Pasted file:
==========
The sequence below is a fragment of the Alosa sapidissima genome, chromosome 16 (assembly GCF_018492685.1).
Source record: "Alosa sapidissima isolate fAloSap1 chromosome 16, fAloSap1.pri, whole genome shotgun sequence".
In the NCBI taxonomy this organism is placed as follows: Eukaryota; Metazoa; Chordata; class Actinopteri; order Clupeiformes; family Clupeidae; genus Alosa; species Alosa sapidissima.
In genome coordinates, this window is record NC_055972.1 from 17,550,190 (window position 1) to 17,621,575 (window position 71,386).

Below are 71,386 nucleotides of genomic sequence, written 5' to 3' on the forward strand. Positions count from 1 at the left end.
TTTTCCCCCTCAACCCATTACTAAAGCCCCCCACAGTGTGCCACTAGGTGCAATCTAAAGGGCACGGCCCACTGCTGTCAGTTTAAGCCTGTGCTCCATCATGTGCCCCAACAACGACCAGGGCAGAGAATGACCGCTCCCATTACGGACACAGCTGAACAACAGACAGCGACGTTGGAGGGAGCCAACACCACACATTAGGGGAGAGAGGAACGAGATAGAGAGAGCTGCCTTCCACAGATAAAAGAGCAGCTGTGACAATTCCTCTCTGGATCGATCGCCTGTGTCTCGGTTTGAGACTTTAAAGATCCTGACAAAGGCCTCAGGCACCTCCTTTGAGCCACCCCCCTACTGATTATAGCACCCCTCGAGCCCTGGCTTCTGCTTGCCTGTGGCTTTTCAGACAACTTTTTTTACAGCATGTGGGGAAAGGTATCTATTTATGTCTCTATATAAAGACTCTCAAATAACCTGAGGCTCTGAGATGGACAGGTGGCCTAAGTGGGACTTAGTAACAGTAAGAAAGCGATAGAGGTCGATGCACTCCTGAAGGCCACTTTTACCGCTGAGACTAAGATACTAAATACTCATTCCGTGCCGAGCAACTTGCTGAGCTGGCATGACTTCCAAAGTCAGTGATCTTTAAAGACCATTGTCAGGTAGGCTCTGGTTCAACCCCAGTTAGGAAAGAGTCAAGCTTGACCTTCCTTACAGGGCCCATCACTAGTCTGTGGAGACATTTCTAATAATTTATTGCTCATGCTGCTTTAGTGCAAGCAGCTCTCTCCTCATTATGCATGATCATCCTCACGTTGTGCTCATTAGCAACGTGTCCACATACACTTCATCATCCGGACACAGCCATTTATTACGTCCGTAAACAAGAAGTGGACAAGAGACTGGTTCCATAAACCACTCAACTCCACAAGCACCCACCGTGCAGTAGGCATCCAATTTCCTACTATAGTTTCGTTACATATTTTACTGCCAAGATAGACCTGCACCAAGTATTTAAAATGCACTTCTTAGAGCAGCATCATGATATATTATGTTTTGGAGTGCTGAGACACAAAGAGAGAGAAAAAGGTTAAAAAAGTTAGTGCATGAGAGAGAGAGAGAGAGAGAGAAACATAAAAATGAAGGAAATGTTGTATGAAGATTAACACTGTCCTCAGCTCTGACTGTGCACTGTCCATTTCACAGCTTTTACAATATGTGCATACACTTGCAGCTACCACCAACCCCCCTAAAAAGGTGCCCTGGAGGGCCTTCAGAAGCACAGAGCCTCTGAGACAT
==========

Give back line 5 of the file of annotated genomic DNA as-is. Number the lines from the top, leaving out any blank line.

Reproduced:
Below are 71,386 nucleotides of genomic sequence, written 5' to 3' on the forward strand. Positions count from 1 at the left end.